"Faster, higher, stronger" is the Olympic motto, and some athletes will cheat to reach those goals. Unfortunately, the guardians of the Games still appear unwilling or unable to do everything it takes to stop them.

The International Olympic Committee has done little since the 2016 release of two reports by Canadian lawyer Richard McLaren that detailed a state-sponsored doping program of "unprecedented scale" in Russia. McLaren's investigation uncovered a conspiracy to conceal positive tests over a period of five years, involving more than 1,000 Russian competitors in more than 30 sports.

The word "brazen" doesn't do justice to what Russian officials did to undermine international doping regulations and clean-sport initiatives. This wasn't about a few rogue athletes and coaches. It was a government-orchestrated plan designed to encourage the use of performance-enhancing drugs so Russia could win more medals.

According to McLaren's report, the doping lab at the Sochi Olympics "operated a unique sample swapping methodology" that allowed Russian athletes to avoid detection at the 2014 Winter Games, where the host country topped the table with 13 gold medals and 33 medals overall.

After the report came out, IOC president Thomas Bach called it a "shocking and unprecedented attack on the integrity of sport and the Olympic Games." He said "the IOC will not hesitate to take the toughest sanctions available against any individual or organization implicated."

Except that hasn't happened. The IOC declined to ban Russian athletes from the 2016 Rio Games, instead punting the decision to the governing bodies of each sport, who mostly did nothing. Only the IAAF, which oversees track and field, decided to ban all athletes from competing for Russia in Rio, where the country sent 271 athletes and won 56 medals.

'A punishable offence'

Now, with the 2018 Winter Olympics only 100 days away, it seems the IOC is sticking with the same script. Four years after their country broke the rules so brazenly in Sochi, it appears likely that Russian athletes will be allowed to compete in Pyeongchang, South Korea, barring a last-minute move. (The IOC has said it will make a final decision in December.)

"That's really an abdication of their responsibility because they are the gatekeepers of the Games, they own the Games," says Paul Melia, president and CEO of the Canadian Centre for Ethics in Sport, which oversees doping controls for Canadian athletes.

"The appropriate thing for the IOC to do with Russia is to impose a sanction preventing them from bringing a team to Pyeongchang."

Melia says Canadian athletes, who undergo a "very intrusive" program, "are completely disillusioned and disappointed that the IOC is not taking that action. It makes athletes think the IOC is not really serious about their rights."

Bobsledder Jesse Lumsden is one of the athletes who has voiced his displeasure.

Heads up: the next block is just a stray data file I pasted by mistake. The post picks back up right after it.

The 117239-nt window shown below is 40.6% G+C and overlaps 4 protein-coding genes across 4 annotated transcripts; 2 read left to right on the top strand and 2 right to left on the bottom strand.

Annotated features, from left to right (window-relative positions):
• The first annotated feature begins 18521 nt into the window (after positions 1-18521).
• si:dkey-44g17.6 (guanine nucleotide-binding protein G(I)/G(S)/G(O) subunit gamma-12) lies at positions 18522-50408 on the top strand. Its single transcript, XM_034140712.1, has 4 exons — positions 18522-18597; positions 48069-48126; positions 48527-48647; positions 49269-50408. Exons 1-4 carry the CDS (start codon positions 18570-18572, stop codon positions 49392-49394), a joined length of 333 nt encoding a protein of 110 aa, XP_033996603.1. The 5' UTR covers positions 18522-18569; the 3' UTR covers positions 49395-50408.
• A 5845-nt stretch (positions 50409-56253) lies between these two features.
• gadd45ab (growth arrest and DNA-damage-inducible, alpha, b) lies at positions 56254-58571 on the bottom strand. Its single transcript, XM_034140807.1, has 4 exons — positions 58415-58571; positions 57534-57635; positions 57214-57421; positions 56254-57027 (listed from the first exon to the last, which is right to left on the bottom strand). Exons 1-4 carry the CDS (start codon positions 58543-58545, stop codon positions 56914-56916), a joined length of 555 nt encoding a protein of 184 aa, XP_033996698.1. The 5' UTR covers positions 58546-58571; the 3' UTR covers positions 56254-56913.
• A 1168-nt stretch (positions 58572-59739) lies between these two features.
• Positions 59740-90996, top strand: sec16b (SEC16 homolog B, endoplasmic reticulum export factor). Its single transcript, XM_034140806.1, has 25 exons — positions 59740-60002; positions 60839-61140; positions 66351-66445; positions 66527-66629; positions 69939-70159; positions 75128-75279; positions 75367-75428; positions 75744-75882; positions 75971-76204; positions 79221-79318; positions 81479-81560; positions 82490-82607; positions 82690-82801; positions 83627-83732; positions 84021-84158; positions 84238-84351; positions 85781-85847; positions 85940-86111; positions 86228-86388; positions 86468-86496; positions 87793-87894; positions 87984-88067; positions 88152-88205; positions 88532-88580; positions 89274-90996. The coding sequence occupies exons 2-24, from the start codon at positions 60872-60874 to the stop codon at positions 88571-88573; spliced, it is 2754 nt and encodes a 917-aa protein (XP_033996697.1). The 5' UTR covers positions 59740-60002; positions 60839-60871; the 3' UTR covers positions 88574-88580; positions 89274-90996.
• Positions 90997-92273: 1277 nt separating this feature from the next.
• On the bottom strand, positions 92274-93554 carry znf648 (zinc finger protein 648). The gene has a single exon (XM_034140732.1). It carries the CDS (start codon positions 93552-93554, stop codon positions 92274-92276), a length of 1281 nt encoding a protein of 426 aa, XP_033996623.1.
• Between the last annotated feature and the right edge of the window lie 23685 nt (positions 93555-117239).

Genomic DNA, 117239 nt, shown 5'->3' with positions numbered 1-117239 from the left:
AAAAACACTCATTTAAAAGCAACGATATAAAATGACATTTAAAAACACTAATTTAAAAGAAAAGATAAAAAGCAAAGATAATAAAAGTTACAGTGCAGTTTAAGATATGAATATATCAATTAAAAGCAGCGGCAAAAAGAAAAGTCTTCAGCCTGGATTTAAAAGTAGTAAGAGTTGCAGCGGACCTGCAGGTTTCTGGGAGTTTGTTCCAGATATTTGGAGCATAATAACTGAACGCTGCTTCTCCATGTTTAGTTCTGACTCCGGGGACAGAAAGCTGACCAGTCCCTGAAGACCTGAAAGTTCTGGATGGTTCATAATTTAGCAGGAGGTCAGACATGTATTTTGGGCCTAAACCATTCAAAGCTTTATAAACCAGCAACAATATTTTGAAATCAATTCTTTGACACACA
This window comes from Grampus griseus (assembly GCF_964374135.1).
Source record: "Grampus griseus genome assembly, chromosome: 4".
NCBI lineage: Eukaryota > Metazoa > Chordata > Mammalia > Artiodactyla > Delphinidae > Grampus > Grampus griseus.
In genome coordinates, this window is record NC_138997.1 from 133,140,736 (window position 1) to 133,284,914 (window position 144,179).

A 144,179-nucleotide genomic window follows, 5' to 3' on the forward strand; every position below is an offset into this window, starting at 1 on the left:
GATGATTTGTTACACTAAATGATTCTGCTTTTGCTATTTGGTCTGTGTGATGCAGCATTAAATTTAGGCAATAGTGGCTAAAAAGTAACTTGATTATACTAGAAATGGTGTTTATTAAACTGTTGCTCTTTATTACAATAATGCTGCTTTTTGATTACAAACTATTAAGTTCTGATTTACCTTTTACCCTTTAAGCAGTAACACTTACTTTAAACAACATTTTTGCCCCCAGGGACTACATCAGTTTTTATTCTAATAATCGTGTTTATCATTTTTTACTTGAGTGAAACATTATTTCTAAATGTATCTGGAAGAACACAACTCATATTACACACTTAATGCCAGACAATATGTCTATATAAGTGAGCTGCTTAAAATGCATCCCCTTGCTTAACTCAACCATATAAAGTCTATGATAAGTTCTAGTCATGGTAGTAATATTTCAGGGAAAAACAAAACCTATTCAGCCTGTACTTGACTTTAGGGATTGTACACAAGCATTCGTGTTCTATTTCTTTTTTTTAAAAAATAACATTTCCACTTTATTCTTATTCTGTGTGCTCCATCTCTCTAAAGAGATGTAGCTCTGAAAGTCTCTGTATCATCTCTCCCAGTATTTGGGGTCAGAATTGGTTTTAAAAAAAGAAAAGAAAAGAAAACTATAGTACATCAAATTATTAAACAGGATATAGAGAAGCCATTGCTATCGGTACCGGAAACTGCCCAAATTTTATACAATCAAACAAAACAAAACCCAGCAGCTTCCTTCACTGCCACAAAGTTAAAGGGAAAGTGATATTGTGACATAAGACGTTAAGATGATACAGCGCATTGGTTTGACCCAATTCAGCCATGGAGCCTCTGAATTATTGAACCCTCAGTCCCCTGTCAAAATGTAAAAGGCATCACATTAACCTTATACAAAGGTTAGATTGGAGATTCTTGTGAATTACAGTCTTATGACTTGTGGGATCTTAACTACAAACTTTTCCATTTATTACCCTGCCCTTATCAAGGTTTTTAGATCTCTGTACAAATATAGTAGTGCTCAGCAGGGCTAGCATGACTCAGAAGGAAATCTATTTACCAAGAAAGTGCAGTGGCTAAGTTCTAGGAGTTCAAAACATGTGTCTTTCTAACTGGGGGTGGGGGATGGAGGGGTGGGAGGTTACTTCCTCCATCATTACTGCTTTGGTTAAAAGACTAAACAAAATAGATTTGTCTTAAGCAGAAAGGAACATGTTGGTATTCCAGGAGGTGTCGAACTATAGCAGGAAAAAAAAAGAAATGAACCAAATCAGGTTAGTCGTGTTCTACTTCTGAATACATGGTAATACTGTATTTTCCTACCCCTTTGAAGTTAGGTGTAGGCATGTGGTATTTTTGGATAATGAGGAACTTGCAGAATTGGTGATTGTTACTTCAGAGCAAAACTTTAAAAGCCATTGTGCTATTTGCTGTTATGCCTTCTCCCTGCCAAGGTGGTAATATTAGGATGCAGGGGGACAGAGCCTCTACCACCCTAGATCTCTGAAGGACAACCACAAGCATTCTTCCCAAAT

"[Russia] should be banned from a number of Olympic quadrennials," Lumsden told CBC Sports earlier this year. "The IOC copped out. You've already proven this country had a state-wide system in place to win medals. That is a punishable offence and nothing has happened."

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Canadian bobsledder Jesse Lumsden is one of the athletes who believes Russia shouldn't be allowed to compete at the 2018 Winter Olympics. (Mikhail Metzel/Associated Press)

Running out the clock?

While the International Paralympic Committee banned the entire Russian team from competing in Rio, the IOC has argued that such a blanket punishment would harm innocent athletes who competed clean.

The IOC has formed a number of committees to explore McLaren's allegations, but with the Games only months away, it seems like an exercise in dribbling out the clock. There is growing concern that the IOC will do nothing with Russia — that a combination of political and economic pressure as well as institutional ineptitude will conspire to allow Russia to compete in Pyeongchang.

Last month, a coalition of 17 anti-doping organizations said "a country's sport leaders and organizations should not be given credentials to the Olympics when they intentionally violate the rules and rob clean athletes."

United States Anti-Doping Agency chief Travis Tygart added that anything less than a total ban would be a "get out of jail free card."

Even the usually politically averse Canadian Olympic Committee has weighed in, calling for "provisionary measures," including suspensions, to "safeguard the integrity" of the Olympics.

The COC is also convening an Ethical Sport Symposium next month "that will feature international leaders in clean sport" and "serve as a springboard for developing pathways to action for standing up for clean and ethical sport."

But if the IOC is unwilling to stand up in the face of documented evidence of widespread doping by Russia, will these efforts in the name of clean sport really matter?

To this day, Russia hasn't admitted to orchestrating a state-sponsored doping regime in the years leading up to the Sochi Games, as detailed by McLaren. According to Russian media reports, the country's government has already spent $17 million US prepping its team for Pyeongchang.

They expect to go. And why shouldn't they?

As Melia puts, "If [the IOC] wouldn't [ban Russia] going into Rio, I wouldn't expect them to do it going into Pyeongchang."